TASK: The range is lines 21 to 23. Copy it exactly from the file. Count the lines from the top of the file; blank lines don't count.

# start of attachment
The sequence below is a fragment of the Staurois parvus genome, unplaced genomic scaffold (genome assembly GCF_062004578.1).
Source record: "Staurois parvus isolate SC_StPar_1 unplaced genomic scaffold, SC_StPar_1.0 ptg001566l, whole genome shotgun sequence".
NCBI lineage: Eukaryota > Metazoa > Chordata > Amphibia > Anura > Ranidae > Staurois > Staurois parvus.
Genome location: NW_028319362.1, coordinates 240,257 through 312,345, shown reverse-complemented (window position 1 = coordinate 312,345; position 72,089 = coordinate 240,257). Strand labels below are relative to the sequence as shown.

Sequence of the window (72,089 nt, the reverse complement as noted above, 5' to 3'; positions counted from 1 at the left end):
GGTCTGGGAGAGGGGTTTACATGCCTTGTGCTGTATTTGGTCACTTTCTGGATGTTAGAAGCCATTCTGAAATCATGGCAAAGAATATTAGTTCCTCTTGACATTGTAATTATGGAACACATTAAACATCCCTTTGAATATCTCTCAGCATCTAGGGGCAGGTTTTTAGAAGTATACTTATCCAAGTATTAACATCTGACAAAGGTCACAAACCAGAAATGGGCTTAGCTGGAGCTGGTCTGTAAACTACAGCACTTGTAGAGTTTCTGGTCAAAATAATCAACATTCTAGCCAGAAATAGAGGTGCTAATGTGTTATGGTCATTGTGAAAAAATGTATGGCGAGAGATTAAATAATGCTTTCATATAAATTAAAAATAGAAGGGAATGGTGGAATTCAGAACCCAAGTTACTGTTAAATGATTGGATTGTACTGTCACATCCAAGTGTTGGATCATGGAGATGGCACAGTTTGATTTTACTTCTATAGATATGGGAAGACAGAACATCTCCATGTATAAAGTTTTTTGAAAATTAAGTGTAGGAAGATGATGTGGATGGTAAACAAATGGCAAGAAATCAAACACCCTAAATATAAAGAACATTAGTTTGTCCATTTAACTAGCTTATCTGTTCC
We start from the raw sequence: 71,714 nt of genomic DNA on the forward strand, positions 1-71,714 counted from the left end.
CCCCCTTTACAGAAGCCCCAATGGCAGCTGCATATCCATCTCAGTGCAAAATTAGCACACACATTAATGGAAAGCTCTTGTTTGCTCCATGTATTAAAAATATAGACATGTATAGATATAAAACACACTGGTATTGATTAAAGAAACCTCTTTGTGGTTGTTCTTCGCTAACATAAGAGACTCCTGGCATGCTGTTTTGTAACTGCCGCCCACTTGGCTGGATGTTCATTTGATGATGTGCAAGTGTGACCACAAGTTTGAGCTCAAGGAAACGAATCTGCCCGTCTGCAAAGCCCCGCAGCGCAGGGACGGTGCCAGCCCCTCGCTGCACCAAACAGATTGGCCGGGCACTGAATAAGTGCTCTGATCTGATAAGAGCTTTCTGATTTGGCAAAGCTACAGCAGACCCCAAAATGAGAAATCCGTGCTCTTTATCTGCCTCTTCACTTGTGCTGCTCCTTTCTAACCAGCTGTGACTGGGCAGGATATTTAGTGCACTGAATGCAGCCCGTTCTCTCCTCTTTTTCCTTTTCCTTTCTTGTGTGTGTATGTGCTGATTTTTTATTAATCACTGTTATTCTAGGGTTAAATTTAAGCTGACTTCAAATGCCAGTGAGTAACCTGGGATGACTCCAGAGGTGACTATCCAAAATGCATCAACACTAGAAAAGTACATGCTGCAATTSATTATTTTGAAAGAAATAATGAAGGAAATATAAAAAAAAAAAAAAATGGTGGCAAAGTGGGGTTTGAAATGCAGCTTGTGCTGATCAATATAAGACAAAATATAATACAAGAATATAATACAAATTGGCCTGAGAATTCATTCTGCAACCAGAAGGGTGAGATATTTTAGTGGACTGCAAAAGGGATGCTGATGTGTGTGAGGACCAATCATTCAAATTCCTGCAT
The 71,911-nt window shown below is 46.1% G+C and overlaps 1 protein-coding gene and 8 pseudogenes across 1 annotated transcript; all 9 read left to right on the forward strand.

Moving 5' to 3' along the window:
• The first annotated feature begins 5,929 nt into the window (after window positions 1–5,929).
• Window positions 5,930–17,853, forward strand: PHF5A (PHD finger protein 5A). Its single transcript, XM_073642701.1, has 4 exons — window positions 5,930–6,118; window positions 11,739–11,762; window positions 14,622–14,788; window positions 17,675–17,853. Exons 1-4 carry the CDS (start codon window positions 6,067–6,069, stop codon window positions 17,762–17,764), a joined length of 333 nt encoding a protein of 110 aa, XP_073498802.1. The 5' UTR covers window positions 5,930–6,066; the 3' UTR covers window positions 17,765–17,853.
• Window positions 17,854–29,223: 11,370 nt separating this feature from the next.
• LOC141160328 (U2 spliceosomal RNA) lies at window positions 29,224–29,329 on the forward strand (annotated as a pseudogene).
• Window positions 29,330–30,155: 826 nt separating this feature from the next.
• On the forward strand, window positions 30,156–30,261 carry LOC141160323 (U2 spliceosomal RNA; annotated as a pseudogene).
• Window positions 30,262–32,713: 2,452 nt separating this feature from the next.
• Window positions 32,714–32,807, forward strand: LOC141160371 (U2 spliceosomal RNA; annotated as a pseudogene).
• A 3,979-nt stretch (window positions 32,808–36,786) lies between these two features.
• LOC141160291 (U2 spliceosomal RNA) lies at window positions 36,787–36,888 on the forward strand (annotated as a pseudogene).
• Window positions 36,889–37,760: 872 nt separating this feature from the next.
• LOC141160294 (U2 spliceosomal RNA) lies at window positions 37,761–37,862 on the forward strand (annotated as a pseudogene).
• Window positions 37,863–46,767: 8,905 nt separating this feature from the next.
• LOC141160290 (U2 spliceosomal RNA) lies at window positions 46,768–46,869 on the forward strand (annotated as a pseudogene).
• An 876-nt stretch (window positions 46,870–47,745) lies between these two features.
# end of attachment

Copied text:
• Window positions 36,889–37,760: 872 nt separating this feature from the next.
• LOC141160294 (U2 spliceosomal RNA) lies at window positions 37,761–37,862 on the forward strand (annotated as a pseudogene).
• Window positions 37,863–46,767: 8,905 nt separating this feature from the next.